JG Online


'Golden Era Of Competition'
Winter 2009

A few members of the NASCAR-accredited media recently discussed how "dull and boring" the racing competition has become. They bemoaned a lack of competition on the track and yearned for the "good old days." There's just one problem with reminiscing: The memories are often color-coded and watered down.

I was amazed at some of the criticism that Larry McReynolds, Jimmy Spencer, and Kyle Petty came up with during their roundtable discussion earlier this year with Dustin Long of the News & Record. The trio cited boring and relatively non-competitive races. I would love to know their standard of comparison. For example, Jimmy Spencer's winningest season in NASCAR racing was 1994 where he scored two victories, with both coming on restrictor plate tracks. Let's take a look at the final race of the 1994 season at Atlanta Motor Speedway. Mark Martin won by nearly 3.5 seconds over Dale Earnhardt. There were just six cars on the lead lap at the end of the race. Jeff Gordon finished 15th and was 5 laps down. Let's fast forward 15 years to the present day. The final race of 2009 was held at Homestead-Miami Speedway, a track similar to the previous configuration of Atlanta. There were 29 cars on the lead lap when Denny Hamlin took the checkered flag. To be succinct: six lead lap cars in 1994, 29 lead lap cars in 2009. Maybe the "good old days" from the 1990's weren't so good after all.

Was the competition any better in the fabulous 1980's? Yeah right. The decade that saw Dale Earnhardt and Darrell Waltrip combine for 6 championships can not hold a candle to today's NASCAR world. For example, take the case of Buddy Arrington, a hard-working independent driver who raced the balance of his career devoid of major sponsors. From 1980-1985, Arrington posted 25 top-10 finishes, yet he never once finished on the lead lap. He was multiple laps down in every single race he started. Good luck trying to post a top-10 finish these days while running two laps off the pace.

Criticism abounded following the 2009 fall race at Talladega Superspeedway. For nearly 20 of the 188 laps (less than 10 percent of the race), the field ran in a long, single-file. However, when the victory was on the line, the field once again bunched up and produced action that fans have come to expect from restrictor plate racing. Would taking the plates off solve anything? Would it create better racing? We only need to look at the era before the plates. For example, take the 1985 Daytona 500 where Bill Elliott led 136 of the 200 laps. Elliott and Lake Speed were the only cars on the lead lap at the checkered flag. Think about this: A Daytona race with just two cars on the lead lap. Would you find that just a bit "boring?" But according to experts such as Jimmy Spencer, that was the golden age of racing! To show the competitive imbalance, Neil Bonnett blew an engine with 5 laps to go and pulled into the garage area. He was credited with a top-10 finish. Ken Ragan, the father of current driver David Ragan, finished in 21st place -- and was 28 laps down! Not a single car dropped out of the 1985 Daytona 500 due to a crash. Rather, the competitive imbalance was simply standard operating procedure in those days. Just for comparison, in the 2008 Daytona 500, there were 32 cars on the lead lap at the finish.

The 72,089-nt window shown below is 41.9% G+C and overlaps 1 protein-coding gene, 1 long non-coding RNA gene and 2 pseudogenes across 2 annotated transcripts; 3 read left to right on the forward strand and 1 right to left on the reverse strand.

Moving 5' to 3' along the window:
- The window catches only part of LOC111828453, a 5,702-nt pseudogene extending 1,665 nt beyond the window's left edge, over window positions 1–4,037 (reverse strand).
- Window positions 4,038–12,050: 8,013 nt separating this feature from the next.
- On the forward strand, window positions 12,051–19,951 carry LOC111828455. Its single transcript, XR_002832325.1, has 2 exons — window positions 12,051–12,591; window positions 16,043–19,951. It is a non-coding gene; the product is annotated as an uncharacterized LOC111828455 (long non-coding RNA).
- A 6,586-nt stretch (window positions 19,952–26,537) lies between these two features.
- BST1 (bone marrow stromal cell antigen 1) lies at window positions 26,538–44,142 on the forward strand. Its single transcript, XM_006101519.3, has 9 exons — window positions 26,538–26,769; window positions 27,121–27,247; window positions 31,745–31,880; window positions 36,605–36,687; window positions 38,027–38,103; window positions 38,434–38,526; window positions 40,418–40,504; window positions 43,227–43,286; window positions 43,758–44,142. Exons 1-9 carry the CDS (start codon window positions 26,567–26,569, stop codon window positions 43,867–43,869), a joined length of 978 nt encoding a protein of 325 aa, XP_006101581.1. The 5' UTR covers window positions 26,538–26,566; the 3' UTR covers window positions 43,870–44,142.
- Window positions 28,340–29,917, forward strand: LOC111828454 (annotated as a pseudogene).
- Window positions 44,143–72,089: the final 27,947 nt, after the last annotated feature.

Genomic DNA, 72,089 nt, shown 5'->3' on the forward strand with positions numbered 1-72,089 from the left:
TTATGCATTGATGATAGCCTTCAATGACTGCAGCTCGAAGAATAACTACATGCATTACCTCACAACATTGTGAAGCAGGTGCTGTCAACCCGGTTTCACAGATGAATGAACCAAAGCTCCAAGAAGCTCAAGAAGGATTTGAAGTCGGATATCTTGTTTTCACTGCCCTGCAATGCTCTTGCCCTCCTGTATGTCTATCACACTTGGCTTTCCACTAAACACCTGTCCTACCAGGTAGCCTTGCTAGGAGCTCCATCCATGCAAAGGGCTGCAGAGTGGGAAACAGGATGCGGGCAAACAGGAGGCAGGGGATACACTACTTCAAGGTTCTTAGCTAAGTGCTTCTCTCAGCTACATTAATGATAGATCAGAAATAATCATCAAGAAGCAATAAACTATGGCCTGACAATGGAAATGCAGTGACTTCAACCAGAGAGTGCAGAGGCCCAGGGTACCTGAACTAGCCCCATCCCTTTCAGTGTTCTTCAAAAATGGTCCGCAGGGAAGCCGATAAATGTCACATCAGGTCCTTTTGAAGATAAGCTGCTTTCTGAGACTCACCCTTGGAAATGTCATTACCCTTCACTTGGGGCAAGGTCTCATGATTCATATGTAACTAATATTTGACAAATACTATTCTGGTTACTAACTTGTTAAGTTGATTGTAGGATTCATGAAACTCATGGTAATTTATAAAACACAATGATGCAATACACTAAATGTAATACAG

Dale Earnhardt won the 1986 Winston Cup title on the heels of 23 top-10 finishes in the season's 29 races. That sounds ultra-consistent, right? Or is it? Upon closer look at Earnhardt's numbers from 1986, that ultra-consistency might have been a competitive mirage. Earnhardt posted an 8th place finish at Rockingham and was two laps down at the finish. He was 10th at Bristol and was three laps off the pace. At Dover, he was a lap down and finished 3rd. He finished 5th at Michigan, 4th at Bristol, and 9th at Darlington -- one lap off the pace in those three events. In the home stretch, he posted a 9th place effort at North Wilkesboro, two laps down at the finish. He finished 6th at Rockingham, one lap off the pace. In 8 of Earnhardt's 23 top-10 races, he was at least one lap down when the race concluded. Overall, Earnhardt finished off the lead lap in 14 of the 29 races. So, Dale Earnhardt-- perhaps the greatest driver to ever sit in a stock car-- was essentially a lapped car for almost half of the 1986 season, yet he won the series championship. Think about that the next time you question the current era of NASCAR competition and how incredibly consistent Jimmie Johnson has been.

Another aspect of the increased competition can be found on pit road. When I started following NASCAR, the average pit stop was in the 25-30 second range. It was not uncommon for the second rung teams to have volunteer pit crews made up of local mechanics. In 2009, the 33rd place driver's crew routinely turns 14-second pit stops, and they often wind up losing spots to the elite teams who can change four tires in 12 seconds.

The level of competition in NASCAR increases on an annual basis. I've watched the sport for more than 25 years. I was a huge fan of Bobby Allison and Tim Richmond in the 1980's. But I also remember how competition was between the haves (such as Allison and Richmond) and the have-nots (such as Arrington and Ragan). Today's racing is an intense as it has ever been. I completely understand that a segment of fans will never be truly satisfied with the product on the race track. However, the numbers don't lie. The golden era of competition is here and now.

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